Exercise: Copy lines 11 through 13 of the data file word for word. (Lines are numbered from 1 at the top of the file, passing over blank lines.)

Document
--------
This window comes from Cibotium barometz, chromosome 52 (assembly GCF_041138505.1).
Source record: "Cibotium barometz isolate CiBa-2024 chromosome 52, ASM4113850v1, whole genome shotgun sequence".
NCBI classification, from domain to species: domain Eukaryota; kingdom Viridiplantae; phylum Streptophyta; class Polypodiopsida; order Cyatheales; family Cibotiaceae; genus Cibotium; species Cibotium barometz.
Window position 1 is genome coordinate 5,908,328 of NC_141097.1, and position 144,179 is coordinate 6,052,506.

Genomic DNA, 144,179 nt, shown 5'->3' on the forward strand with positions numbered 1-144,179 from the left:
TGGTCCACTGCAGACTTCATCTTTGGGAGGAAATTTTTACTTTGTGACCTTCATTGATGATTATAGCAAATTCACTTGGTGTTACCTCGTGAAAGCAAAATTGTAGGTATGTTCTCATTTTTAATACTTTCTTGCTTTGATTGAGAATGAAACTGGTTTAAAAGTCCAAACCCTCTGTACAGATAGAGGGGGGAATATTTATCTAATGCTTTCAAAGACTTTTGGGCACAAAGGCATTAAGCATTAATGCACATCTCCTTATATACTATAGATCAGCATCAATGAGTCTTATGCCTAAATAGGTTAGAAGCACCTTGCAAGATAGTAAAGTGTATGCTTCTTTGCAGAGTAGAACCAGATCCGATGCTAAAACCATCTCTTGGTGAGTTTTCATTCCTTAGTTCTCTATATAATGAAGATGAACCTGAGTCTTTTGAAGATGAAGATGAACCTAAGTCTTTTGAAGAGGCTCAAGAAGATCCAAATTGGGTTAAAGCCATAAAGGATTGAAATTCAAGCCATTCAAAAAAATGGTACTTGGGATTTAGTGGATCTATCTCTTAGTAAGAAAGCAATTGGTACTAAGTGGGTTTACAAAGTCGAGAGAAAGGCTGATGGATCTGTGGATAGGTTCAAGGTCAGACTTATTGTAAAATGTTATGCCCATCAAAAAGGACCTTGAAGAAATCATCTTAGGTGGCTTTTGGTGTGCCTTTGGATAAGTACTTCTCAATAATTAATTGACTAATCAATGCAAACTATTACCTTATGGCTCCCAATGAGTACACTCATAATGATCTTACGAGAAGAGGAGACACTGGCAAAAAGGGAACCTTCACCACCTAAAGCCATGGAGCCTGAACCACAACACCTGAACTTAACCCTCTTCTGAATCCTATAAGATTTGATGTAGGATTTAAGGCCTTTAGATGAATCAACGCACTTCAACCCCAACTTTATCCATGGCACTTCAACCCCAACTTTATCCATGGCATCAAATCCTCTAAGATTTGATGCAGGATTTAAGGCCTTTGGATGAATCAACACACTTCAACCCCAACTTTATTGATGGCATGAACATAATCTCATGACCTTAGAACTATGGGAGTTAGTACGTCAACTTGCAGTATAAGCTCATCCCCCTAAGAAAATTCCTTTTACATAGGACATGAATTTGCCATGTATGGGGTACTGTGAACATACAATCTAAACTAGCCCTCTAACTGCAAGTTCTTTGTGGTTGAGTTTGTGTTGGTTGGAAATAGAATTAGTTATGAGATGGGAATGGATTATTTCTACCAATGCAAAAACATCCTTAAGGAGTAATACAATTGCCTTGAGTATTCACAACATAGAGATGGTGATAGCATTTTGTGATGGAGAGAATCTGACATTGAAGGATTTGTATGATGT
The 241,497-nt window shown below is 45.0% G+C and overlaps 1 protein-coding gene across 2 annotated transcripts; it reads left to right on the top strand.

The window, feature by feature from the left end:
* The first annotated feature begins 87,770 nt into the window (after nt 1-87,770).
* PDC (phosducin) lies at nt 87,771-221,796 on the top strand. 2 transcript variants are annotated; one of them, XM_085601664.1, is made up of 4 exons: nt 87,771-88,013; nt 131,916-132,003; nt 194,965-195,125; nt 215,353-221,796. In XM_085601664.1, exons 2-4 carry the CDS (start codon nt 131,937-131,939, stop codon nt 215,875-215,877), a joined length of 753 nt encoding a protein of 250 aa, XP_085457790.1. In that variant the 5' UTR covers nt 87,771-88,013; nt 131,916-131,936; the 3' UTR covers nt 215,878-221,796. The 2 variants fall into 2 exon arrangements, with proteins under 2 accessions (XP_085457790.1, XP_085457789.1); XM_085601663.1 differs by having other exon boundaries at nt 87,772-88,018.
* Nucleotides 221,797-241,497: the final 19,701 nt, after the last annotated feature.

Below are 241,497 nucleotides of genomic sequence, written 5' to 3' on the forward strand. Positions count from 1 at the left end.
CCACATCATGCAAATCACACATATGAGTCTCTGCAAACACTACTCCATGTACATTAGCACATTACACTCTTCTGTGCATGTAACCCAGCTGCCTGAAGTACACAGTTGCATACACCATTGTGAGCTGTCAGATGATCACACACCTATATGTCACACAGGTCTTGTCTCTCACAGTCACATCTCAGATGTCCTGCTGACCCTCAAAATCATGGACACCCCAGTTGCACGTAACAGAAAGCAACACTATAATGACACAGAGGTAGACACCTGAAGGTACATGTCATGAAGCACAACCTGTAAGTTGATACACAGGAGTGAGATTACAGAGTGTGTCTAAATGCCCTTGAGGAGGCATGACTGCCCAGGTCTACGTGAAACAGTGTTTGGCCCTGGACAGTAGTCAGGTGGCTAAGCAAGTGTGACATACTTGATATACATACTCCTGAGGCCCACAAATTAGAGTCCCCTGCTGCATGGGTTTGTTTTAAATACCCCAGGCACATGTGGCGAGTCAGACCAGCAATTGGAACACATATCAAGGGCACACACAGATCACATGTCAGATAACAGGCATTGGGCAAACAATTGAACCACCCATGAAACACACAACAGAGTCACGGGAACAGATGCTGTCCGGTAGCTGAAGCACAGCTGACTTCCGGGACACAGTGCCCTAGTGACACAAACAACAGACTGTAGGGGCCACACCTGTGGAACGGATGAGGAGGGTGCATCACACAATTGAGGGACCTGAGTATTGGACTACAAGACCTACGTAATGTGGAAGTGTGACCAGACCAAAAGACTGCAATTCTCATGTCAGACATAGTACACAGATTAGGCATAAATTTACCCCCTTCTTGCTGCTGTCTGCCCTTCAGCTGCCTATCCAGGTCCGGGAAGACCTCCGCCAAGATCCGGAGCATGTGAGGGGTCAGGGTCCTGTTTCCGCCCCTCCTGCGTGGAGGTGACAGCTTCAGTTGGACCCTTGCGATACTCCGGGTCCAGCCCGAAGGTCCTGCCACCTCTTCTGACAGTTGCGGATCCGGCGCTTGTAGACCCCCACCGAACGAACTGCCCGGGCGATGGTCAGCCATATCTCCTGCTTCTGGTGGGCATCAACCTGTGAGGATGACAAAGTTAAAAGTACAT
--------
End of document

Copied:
* Nucleotides 221,797-241,497: the final 19,701 nt, after the last annotated feature.

Below are 241,497 nucleotides of genomic sequence, written 5' to 3' on the forward strand. Positions count from 1 at the left end.
CCACATCATGCAAATCACACATATGAGTCTCTGCAAACACTACTCCATGTACATTAGCACATTACACTCTTCTGTGCATGTAACCCAGCTGCCTGAAGTACACAGTTGCATACACCATTGTGAGCTGTCAGATGATCACACACCTATATGTCACACAGGTCTTGTCTCTCACAGTCACATCTCAGATGTCCTGCTGACCCTCAAAATCATGGACACCCCAGTTGCACGTAACAGAAAGCAACACTATAATGACACAGAGGTAGACACCTGAAGGTACATGTCATGAAGCACAACCTGTAAGTTGATACACAGGAGTGAGATTACAGAGTGTGTCTAAATGCCCTTGAGGAGGCATGACTGCCCAGGTCTACGTGAAACAGTGTTTGGCCCTGGACAGTAGTCAGGTGGCTAAGCAAGTGTGACATACTTGATATACATACTCCTGAGGCCCACAAATTAGAGTCCCCTGCTGCATGGGTTTGTTTTAAATACCCCAGGCACATGTGGCGAGTCAGACCAGCAATTGGAACACATATCAAGGGCACACACAGATCACATGTCAGATAACAGGCATTGGGCAAACAATTGAACCACCCATGAAACACACAACAGAGTCACGGGAACAGATGCTGTCCGGTAGCTGAAGCACAGCTGACTTCCGGGACACAGTGCCCTAGTGACACAAACAACAGACTGTAGGGGCCACACCTGTGGAACGGATGAGGAGGGTGCATCACACAATTGAGGGACCTGAGTATTGGACTACAAGACCTACGTAATGTGGAAGTGTGACCAGACCAAAAGACTGCAATTCTCATGTCAGACATAGTACACAGATTAGGCATAAATTTACCCCCTTCTTGCTGCTGTCTGCCCTTCAGCTGCCTATCCAGGTCCGGGAAGACCTCCGCCAAGATCCGGAGCATGTGAGGGGTCAGGGTCCTGTTTCCGCCCCTCCTGCGTGGAGGTGACAGCTTCAGTTGGACCCTTGCGATACTCCGGGTCCAGCCCGAAGGTCCTGCCACCTCTTCTGACAGTTGCGGATCCGGCGCTTGTAGACCCCCACCGAACGAACTGCCCGGGCGATGGTCAGCCATATCTCCTGCTTCTGGTGGGCATCAACCTGTGAGGATGACAAAGTTAAAAGTACAT